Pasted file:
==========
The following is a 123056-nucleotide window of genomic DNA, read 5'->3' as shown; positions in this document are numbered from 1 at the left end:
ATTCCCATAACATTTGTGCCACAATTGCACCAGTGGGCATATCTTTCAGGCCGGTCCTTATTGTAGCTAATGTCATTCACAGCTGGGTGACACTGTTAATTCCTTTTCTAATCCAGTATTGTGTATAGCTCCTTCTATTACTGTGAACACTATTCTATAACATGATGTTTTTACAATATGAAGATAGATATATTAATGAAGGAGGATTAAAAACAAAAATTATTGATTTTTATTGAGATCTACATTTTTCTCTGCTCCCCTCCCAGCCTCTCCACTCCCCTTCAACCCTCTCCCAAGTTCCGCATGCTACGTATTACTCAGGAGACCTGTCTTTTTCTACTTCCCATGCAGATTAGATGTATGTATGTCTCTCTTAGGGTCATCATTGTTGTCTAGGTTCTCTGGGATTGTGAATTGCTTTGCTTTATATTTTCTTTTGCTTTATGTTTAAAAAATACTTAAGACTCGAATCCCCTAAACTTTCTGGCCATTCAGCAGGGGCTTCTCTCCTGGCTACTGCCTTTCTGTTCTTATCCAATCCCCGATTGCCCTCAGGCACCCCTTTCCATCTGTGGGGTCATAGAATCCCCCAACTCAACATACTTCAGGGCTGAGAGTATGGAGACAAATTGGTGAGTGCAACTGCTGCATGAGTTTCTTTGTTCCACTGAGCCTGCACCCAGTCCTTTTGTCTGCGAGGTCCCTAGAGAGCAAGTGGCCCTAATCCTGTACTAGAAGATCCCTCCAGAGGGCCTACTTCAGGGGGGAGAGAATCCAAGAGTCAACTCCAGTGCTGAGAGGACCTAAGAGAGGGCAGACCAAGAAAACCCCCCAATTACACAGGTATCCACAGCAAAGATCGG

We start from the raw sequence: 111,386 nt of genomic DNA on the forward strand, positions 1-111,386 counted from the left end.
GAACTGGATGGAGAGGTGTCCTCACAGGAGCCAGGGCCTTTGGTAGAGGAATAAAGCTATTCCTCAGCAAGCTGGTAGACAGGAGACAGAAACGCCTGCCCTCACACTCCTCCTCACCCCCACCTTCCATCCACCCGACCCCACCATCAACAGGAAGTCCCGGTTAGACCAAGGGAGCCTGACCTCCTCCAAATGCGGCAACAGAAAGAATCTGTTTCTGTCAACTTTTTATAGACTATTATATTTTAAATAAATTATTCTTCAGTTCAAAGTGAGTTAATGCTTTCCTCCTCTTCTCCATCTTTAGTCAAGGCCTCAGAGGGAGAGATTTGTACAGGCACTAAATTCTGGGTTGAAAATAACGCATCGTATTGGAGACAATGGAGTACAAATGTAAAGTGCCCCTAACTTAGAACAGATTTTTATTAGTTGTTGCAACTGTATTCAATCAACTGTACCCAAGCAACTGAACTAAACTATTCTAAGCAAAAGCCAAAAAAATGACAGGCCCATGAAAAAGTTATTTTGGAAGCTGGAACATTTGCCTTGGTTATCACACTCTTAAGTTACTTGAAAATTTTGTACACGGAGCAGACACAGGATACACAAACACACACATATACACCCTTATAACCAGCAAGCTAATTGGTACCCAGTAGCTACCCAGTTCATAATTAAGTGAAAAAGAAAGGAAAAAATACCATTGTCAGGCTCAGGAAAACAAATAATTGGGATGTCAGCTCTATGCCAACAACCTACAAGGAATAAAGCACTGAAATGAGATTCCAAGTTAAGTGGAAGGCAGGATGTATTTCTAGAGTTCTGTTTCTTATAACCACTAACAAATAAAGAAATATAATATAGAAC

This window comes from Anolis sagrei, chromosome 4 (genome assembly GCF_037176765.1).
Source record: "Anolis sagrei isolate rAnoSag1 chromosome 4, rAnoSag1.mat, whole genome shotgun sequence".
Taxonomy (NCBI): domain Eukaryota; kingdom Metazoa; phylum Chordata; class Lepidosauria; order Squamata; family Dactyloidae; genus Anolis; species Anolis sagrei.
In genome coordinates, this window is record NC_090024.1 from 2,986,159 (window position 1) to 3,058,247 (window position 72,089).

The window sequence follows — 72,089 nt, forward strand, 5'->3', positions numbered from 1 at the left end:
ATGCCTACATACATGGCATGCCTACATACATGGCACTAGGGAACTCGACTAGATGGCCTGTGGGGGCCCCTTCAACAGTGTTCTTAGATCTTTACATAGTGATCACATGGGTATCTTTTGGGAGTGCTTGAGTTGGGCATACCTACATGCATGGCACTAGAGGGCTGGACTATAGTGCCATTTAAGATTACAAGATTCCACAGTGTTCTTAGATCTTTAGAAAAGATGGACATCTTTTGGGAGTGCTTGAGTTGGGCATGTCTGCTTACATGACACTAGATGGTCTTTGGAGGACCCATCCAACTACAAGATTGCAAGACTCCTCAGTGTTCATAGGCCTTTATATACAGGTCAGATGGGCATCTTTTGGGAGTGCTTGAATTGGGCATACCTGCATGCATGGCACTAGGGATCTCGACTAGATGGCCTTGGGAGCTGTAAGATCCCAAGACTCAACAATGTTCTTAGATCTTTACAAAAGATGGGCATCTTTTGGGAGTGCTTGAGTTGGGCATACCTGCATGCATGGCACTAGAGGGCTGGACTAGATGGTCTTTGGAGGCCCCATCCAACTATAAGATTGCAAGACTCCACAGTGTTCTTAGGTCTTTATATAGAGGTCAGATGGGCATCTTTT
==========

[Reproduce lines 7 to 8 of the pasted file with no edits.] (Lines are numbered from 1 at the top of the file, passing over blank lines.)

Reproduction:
Taxonomy (NCBI): domain Eukaryota; kingdom Metazoa; phylum Chordata; class Lepidosauria; order Squamata; family Dactyloidae; genus Anolis; species Anolis sagrei.
In genome coordinates, this window is record NC_090024.1 from 2,986,159 (window position 1) to 3,058,247 (window position 72,089).